Myanmar’s elected leader Aung San Suu Kyi and the country’s elected President Win Myint remain in jail, and have received the first sentences from a range of charges levied at them, with more to come. Aung San Suu Kyi, for example, has so far been convicted on trumped-up charges of breaking COVID-19 restrictions and illegal possession of walkie-talkies, but she faces at least a dozen charges in total and is likely to be held in detention indefinitely.
The Tatmadaw have carried out at least 7,053 attacks on civilians, which represents an increase of 664% from 2020. Among the dead are at least 94 women and 100 children. According to the United Nations High Commissioner for Refugees (UNHCR), at least 330,600 people have been internally displaced since the coup, although this figure is likely to be a serious underestimate. In Karenni State alone, at least 156,935 people – over half the population – has been displaced.
Most shocking has been the military’s use of air strikes against civilians, particularly in Chin State, Karenni State, Karen State and Sagaing and Magway Divisions, breaking both international law and Myanmar’s own laws. These attacks have been accompanied by appalling atrocities, including murder, torture, sexual violence, rape and the destruction of property.
On 7 December last year, Tatmadaw soldiers bound 11 civilians and tortured them before burning them alive, in Salingyi Township, Sagaing Division. The victims included five teenagers aged between 14 and 17. A twelfth victim was found the next day, with a severe knife wound in her neck.
On Christmas Eve, in Moso village, Hpruso Township in Karenni State, at least 37 people, including women and about ten children, were massacred. Soldiers tied the victims’ hands behind their backs, forced them into vehicles and set them alight, burning them to death. Among them were two humanitarian aid workers from Save the Children.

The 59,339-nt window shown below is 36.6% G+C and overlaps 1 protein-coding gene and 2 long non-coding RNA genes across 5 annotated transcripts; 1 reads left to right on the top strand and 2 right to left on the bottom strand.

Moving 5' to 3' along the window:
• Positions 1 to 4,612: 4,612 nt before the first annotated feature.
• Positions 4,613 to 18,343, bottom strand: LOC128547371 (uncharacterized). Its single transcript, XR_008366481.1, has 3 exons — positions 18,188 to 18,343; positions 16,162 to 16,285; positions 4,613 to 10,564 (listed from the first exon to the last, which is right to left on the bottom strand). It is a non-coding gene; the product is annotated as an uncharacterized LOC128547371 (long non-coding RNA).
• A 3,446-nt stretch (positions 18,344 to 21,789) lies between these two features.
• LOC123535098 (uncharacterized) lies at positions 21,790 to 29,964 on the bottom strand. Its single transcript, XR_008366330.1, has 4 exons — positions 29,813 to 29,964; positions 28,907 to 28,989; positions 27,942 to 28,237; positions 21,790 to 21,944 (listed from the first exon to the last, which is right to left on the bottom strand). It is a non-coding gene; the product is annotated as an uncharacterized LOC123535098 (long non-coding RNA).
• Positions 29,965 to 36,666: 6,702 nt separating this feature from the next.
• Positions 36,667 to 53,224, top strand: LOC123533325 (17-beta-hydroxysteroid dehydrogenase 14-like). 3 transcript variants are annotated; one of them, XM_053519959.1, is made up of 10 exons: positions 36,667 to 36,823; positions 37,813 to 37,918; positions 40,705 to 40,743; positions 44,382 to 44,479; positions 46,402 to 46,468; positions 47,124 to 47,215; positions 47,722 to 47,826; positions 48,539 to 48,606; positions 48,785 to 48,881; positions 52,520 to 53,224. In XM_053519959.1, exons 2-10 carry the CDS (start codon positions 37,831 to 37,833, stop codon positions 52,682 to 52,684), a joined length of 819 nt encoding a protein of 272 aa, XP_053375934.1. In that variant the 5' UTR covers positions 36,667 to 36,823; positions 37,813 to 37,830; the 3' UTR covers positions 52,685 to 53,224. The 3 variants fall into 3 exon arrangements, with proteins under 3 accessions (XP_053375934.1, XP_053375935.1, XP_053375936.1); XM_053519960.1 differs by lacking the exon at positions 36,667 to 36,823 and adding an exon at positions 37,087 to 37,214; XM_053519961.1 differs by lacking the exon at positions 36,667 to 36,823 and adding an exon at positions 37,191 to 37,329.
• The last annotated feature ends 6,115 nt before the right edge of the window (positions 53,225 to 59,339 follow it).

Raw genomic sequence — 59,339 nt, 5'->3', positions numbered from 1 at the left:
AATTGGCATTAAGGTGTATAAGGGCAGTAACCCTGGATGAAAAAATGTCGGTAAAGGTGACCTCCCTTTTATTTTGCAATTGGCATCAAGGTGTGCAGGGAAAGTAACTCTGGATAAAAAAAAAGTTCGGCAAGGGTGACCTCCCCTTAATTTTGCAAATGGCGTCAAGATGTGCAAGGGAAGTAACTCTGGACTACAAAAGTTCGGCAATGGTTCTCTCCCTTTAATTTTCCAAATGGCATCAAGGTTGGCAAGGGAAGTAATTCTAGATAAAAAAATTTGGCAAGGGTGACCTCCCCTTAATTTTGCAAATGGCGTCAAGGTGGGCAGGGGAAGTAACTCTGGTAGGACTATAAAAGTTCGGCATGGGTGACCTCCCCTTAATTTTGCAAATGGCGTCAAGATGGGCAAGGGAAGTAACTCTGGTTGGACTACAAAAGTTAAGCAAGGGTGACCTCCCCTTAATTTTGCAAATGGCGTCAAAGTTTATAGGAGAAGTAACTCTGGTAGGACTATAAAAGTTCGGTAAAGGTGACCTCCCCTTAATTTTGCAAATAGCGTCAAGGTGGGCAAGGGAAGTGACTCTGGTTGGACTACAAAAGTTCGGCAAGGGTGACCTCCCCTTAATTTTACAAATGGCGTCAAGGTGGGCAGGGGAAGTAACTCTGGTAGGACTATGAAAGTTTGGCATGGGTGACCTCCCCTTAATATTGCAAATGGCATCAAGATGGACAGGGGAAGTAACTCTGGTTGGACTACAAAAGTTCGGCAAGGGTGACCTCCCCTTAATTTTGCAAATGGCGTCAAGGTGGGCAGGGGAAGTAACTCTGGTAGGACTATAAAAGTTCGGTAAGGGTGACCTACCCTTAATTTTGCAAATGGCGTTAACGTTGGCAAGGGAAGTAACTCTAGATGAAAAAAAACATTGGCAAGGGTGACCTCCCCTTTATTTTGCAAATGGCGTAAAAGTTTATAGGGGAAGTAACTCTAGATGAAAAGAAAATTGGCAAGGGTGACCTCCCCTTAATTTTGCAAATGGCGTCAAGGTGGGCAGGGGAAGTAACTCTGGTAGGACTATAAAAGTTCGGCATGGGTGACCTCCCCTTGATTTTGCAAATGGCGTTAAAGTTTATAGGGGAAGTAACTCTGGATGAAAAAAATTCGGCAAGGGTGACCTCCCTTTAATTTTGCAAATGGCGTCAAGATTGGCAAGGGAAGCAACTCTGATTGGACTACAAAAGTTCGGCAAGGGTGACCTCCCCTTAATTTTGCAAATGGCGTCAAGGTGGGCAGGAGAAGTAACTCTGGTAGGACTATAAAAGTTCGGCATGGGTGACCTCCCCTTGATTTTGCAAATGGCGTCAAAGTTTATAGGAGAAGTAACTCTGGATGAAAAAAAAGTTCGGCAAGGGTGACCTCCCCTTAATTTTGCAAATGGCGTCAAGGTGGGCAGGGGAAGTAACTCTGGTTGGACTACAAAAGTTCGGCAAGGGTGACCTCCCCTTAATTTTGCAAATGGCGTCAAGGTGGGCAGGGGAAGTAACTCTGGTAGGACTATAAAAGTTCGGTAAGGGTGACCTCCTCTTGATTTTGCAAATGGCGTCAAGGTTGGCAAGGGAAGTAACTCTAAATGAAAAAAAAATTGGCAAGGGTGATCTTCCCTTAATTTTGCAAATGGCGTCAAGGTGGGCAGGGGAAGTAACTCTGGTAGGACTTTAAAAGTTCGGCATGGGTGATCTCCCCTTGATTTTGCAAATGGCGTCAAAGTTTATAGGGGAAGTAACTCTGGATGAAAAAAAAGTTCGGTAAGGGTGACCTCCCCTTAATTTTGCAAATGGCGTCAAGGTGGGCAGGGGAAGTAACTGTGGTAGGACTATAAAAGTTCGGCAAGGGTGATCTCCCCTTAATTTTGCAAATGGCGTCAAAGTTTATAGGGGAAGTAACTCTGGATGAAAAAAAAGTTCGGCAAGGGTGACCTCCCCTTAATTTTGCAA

The religious element
Everyone in Myanmar is suffering the consequences of the coup, but it does seem that Christians have been targeted with particular intensity. At least five pastors have been murdered and four others jailed in Chin State alone, and several churches in Karenni and Chin states have been shelled and destroyed.
On 18 September, for example, Pastor Cung Biak Hum, 31, was shot dead by soldiers as he tried to help extinguish a blaze caused by artillery fire, which destroyed 19 homes in Thantlang township. On 13 December, another Chin pastor was found dead – with bullet wounds to his head and stomach – in Kanpetlet township, having been arrested two days before.
Meanwhile Muslims throughout the country, and especially Rohingyas, continue to face grinding persecution at the hands of a military regime driven by extreme Burman Buddhist nationalism.
‘Let today be a turning point’
A year on from the coup, Myanmar faces a humanitarian emergency, compounded by COVID-19 and by the regime’s deliberate blocking of aid. The military has stolen, looted or obstructed humanitarian assistance, leaving hundreds of thousands without food, medicines, or shelter. The United Nations Development Programme (UNDP) has warned that 46.3% of the population will be living in poverty in 2022. It is estimated that 14.4 million people – including 5 million children – will need humanitarian assistance this year. According to the Alternative ASEAN Network on Burma (ALTSEAN), this represents a dramatic increase of 1340% over estimates before the coup of one million people needing aid.